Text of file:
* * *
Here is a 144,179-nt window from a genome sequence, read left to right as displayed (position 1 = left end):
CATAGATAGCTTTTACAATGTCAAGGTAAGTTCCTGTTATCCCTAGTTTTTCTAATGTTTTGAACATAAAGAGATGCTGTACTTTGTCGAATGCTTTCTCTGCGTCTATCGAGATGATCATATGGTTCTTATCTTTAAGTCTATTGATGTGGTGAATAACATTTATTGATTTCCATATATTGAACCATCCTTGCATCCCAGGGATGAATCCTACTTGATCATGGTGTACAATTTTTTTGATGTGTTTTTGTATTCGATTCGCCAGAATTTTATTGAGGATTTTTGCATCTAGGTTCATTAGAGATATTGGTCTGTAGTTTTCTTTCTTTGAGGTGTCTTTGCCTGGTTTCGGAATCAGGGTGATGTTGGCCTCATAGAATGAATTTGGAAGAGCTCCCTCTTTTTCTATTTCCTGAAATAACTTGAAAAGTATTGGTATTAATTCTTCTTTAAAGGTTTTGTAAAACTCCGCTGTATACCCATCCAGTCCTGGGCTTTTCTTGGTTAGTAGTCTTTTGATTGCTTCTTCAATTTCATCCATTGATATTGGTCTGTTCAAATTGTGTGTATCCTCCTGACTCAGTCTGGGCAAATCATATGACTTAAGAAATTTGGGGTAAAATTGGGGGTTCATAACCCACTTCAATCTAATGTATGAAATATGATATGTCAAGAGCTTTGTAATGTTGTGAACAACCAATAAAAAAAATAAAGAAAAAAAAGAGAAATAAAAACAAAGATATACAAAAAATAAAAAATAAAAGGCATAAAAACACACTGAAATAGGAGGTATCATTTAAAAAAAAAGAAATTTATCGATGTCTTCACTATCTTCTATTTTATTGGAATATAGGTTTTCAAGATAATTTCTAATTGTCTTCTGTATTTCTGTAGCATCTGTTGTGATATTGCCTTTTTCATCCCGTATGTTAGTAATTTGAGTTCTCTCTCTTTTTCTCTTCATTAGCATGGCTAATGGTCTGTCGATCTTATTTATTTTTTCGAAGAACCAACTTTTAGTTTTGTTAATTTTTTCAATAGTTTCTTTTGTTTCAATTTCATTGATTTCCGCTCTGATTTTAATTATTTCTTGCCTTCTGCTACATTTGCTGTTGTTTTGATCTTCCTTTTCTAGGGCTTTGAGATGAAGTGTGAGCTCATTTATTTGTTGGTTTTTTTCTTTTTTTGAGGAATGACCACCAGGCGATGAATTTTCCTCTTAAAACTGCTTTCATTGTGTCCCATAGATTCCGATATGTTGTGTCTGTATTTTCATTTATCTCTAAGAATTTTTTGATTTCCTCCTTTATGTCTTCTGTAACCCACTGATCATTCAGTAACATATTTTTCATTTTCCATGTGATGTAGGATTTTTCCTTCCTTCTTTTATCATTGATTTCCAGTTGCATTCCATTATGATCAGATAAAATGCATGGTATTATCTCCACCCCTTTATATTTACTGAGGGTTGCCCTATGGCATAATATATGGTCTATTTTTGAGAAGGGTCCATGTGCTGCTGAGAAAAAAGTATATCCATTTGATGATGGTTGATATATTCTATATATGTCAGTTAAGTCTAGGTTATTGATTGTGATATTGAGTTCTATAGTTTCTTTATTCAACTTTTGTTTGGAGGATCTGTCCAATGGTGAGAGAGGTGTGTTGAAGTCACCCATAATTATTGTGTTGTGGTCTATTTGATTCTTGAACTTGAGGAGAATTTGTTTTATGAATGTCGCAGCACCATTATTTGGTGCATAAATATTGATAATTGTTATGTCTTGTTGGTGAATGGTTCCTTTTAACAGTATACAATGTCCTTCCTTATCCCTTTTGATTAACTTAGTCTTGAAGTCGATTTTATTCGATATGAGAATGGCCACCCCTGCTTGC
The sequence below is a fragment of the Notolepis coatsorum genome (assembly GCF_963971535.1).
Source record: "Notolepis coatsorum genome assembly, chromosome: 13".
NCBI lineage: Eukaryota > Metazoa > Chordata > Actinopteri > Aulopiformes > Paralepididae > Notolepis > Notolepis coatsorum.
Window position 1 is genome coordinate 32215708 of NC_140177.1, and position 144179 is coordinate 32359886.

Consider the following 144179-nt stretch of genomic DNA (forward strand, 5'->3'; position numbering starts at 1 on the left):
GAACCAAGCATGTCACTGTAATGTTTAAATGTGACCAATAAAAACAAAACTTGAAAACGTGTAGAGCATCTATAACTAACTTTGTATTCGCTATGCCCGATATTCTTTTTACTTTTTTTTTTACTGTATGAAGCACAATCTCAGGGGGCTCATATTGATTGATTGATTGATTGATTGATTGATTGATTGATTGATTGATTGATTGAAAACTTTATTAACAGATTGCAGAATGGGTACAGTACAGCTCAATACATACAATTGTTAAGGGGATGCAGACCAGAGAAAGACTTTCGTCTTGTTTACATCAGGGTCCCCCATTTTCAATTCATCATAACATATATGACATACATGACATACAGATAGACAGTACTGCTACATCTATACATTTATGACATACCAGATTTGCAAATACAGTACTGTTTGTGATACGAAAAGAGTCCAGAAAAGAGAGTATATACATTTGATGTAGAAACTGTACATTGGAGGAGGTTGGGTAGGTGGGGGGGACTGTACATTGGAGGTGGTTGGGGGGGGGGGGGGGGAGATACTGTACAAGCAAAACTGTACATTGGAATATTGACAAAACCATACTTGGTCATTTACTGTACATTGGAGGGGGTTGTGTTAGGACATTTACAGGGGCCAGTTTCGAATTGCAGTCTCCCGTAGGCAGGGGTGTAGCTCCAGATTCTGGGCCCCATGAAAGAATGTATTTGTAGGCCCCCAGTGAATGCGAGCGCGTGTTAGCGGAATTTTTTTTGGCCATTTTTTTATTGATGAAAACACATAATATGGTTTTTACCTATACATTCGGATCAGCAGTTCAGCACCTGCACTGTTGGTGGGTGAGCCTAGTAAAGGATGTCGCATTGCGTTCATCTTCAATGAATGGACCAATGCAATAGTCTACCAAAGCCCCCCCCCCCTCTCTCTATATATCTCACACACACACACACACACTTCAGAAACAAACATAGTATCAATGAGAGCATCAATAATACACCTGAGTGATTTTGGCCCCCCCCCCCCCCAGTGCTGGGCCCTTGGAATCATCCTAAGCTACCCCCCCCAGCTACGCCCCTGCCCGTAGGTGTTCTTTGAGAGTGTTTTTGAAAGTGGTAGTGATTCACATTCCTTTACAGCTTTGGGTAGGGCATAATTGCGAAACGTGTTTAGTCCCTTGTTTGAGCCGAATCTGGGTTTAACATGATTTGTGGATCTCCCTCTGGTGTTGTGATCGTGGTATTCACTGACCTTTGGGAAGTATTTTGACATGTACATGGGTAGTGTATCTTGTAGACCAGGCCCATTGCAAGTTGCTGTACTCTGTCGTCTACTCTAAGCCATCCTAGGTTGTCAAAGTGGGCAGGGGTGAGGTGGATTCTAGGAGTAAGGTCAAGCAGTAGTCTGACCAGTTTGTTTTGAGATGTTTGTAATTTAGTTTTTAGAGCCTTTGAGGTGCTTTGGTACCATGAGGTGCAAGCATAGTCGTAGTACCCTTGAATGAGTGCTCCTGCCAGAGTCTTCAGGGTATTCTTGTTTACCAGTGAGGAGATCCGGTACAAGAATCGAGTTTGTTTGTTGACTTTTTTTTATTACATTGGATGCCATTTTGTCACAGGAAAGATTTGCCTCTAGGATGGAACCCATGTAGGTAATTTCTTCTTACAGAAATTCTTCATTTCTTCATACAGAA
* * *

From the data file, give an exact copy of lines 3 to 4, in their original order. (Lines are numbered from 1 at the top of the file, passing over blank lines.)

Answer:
The sequence below is a fragment of the Notolepis coatsorum genome (assembly GCF_963971535.1).
Source record: "Notolepis coatsorum genome assembly, chromosome: 13".